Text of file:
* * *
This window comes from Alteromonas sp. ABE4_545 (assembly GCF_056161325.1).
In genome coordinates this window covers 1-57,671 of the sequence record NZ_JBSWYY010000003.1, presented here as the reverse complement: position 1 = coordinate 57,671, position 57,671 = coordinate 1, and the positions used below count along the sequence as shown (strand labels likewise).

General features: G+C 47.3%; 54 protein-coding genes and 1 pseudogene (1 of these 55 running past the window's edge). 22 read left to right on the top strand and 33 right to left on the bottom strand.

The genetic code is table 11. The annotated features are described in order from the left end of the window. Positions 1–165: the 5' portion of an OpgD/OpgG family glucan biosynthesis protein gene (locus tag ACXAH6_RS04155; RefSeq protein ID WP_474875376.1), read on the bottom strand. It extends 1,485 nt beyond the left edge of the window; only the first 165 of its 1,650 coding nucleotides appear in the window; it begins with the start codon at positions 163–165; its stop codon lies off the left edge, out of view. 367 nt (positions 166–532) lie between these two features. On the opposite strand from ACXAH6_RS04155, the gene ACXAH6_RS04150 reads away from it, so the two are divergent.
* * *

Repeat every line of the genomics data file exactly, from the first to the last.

This window comes from Alteromonas sp. ABE4_545 (assembly GCF_056161325.1).
In genome coordinates this window covers 1-57,671 of the sequence record NZ_JBSWYY010000003.1, presented here as the reverse complement: position 1 = coordinate 57,671, position 57,671 = coordinate 1, and the positions used below count along the sequence as shown (strand labels likewise).

General features: G+C 47.3%; 54 protein-coding genes and 1 pseudogene (1 of these 55 running past the window's edge). 22 read left to right on the top strand and 33 right to left on the bottom strand.

The genetic code is table 11. The annotated features are described in order from the left end of the window. Positions 1–165: the 5' portion of an OpgD/OpgG family glucan biosynthesis protein gene (locus tag ACXAH6_RS04155; RefSeq protein ID WP_474875376.1), read on the bottom strand. It extends 1,485 nt beyond the left edge of the window; only the first 165 of its 1,650 coding nucleotides appear in the window; it begins with the start codon at positions 163–165; its stop codon lies off the left edge, out of view. 367 nt (positions 166–532) lie between these two features. On the opposite strand from ACXAH6_RS04155, the gene ACXAH6_RS04150 reads away from it, so the two are divergent.